IMAX plans foray into virtual reality

[IMAX is entering the out-of-home consumer VR market; this story is from The Wall Street Journal; the IMAX press release is available from PRNewswire, and Outer Places has details on the IMAX-Google VR camera. –Matthew]

Starbreeze VR headset at Cannes

[Image: Starbreeze showed its virtual-reality headset at the Cannes Film Festival earlier this month. IMAX, in partnership with the Swedish technology developer, plans to launch VR experiences in locations such as multiplexes and malls. Photo: Alexander Sandvoss/DPA/Zuma Press]

IMAX Plans Foray Into Virtual Reality

IMAX and Google are to develop a camera that will capture 360-degree images to be experienced on VR headsets

By Ben Fritz
May 19, 2016

IMAX Corp., best known for extra-large movie screens, is now betting on a far more intimate viewing format: virtual reality.

The company, later this year, will begin launching VR experiences in locations such as multiplexes and malls, using its connections with movie theaters and Hollywood talent along with new partnerships in the tech community to build the new business.

The plan comes as IMAX and Alphabet Inc.’s Google on Thursday announced plans to collaborate on a camera that will capture 360-degree images made to be experienced on virtual-reality headsets. The camera is expected to be ready for commercial use in roughly 18 months.

IMAX is in partnership with the Swedish technology developer Starbreeze AB on its location-based VR initiative. It will use Starbreeze’s VR headsets and initially, games, though it hopes to encourage filmmakers to use the camera it is making with Google to create entertainment content as well.

IMAX is planning to launch six VR locations world-wide this year, starting with one in Los Angeles. After that, the company hopes to expand further, including in China, where it has a large presence.

IMAX Chief Executive Richard Gelfond said the move into VR is part of a larger strategy to expand the company’s brand beyond movies. “Virtual reality in the home is going to be a crowded space, but we thought the idea of doing VR in the multiplex of the future was a place where we can provide a superior experience and a social experience, which are the same reasons people go to movies,” said Mr. Gelfond.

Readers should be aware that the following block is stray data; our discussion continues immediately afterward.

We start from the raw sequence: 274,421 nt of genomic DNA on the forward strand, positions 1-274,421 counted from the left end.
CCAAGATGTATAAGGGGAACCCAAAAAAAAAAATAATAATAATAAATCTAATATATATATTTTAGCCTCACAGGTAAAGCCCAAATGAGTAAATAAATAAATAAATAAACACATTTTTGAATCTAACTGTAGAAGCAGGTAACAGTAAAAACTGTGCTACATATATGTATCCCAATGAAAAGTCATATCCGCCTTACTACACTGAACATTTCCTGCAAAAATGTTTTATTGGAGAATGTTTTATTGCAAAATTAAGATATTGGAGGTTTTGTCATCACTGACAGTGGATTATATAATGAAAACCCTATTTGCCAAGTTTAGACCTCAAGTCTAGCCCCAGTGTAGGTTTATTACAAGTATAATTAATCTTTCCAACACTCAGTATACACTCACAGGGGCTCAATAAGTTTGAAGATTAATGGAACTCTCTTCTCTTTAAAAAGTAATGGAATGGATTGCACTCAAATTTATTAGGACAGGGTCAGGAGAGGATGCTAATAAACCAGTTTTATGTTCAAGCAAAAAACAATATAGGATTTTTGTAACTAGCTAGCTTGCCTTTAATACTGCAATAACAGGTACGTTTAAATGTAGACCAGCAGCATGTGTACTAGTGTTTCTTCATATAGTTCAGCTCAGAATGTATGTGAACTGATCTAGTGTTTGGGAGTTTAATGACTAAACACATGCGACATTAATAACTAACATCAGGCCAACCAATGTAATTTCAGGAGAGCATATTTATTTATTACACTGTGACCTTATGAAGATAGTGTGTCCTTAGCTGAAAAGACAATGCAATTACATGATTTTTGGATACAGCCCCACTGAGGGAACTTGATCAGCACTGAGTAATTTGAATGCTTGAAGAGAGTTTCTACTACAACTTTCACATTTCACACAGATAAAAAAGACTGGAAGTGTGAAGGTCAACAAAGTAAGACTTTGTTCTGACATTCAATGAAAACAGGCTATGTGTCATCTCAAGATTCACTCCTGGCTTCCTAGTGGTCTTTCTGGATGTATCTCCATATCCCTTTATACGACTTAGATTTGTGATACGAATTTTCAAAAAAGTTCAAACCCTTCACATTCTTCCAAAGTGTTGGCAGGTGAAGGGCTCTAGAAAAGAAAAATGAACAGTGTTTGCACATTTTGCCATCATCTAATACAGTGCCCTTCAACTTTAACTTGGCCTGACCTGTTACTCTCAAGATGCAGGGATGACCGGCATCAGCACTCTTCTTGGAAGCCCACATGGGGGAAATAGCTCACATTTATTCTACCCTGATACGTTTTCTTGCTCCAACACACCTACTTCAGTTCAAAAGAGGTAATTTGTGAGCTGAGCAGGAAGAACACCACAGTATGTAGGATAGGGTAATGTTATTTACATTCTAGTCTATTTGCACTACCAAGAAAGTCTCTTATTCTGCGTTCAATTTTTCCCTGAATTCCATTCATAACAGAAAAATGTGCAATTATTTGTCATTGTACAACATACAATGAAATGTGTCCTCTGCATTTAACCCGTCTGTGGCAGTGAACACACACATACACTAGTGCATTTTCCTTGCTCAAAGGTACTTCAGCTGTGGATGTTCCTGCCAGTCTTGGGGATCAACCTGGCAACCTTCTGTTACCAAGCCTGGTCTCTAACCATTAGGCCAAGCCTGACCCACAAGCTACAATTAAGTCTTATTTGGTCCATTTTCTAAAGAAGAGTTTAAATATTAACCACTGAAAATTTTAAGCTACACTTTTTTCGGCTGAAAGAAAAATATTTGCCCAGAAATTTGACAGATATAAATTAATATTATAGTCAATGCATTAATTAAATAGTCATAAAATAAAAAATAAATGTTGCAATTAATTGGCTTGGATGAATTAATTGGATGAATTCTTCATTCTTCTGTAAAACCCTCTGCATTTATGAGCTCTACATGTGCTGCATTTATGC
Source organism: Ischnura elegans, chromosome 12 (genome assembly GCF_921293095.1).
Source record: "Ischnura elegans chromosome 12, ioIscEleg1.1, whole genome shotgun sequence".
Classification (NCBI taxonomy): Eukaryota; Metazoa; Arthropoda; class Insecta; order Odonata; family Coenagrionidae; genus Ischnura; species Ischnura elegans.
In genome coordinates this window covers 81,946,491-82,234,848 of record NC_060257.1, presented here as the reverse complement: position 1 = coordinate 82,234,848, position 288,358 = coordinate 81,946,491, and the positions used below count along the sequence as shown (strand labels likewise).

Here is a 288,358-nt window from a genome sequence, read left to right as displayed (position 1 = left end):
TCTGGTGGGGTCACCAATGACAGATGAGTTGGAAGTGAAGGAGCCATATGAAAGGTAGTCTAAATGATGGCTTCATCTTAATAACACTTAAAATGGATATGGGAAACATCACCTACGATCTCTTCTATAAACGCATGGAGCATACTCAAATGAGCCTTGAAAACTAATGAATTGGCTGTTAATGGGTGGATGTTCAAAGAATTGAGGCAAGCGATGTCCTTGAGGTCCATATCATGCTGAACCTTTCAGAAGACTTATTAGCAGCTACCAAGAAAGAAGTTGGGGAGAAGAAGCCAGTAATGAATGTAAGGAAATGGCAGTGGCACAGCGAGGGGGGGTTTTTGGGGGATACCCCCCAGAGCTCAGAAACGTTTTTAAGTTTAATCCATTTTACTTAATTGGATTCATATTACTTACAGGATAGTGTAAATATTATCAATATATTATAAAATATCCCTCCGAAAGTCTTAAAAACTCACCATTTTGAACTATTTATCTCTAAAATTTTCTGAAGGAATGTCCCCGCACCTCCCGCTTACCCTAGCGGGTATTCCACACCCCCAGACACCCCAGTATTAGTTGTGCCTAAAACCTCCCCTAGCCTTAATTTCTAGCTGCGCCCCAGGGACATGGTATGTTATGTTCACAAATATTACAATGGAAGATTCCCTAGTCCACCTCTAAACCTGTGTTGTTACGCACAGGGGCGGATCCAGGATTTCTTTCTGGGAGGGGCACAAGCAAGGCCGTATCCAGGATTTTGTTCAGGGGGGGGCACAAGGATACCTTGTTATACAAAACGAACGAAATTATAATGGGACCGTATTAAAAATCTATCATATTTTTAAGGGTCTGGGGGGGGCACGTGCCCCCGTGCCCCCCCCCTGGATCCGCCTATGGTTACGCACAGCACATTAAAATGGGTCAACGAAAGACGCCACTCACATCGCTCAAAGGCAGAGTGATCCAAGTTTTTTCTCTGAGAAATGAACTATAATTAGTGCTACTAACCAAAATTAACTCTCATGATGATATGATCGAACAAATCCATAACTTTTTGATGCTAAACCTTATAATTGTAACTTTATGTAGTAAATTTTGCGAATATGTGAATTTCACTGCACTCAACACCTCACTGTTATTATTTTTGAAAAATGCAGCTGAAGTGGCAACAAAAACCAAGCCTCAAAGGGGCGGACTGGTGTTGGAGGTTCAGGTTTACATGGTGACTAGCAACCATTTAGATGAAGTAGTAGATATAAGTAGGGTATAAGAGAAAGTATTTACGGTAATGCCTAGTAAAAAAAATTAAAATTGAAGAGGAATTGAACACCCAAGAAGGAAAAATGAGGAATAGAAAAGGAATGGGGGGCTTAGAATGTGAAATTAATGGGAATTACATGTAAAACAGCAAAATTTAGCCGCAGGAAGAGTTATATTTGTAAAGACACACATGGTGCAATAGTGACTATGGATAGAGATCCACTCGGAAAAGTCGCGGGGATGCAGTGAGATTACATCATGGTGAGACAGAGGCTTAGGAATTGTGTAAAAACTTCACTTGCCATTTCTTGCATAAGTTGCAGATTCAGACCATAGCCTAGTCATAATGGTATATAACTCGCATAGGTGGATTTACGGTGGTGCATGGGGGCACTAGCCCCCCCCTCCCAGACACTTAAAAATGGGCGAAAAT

Mr. Gelfond said he was particularly interested in developing VR content tied to film franchises, making it natural for movie-theater patrons to try. He said he envisioned VR experiences of about 10 minutes costing between $7 and $10.

David Passman, CEO of Carmike Cinemas, the No. 4 exhibitor in the U.S. and Canada by screen count, said his company could install VR experiences from IMAX in rooms currently used for arcade games or in auditoriums in which the floor has been flattened. But questions remain to be resolved, he noted, such as staff training and the cost of installation.

“It is still on the drawing boards, but I would love to be one of the first theaters to pilot this,” he said.

Since VR headsets from Starbreeze and many of its competitors such as Facebook Inc.’s Oculus Rift require costly, high-end PCs and more room than some people have in their homes, IMAX is betting that out-of-home, short-term rental experiences will be the first way many encounter the technology.

“We’ll be able to leap five years ahead of what most people can do in their homes,” said Starbreeze CEO Bo Andersson Klint.

IMAX expects to license the VR technology to operators such as cinemas and receive a percentage of revenue, much as it does with its movie screens, said Mr. Gelfond.

He declined to specify how much IMAX is investing in the new business, but said it wouldn’t impact the company’s financial guidance.

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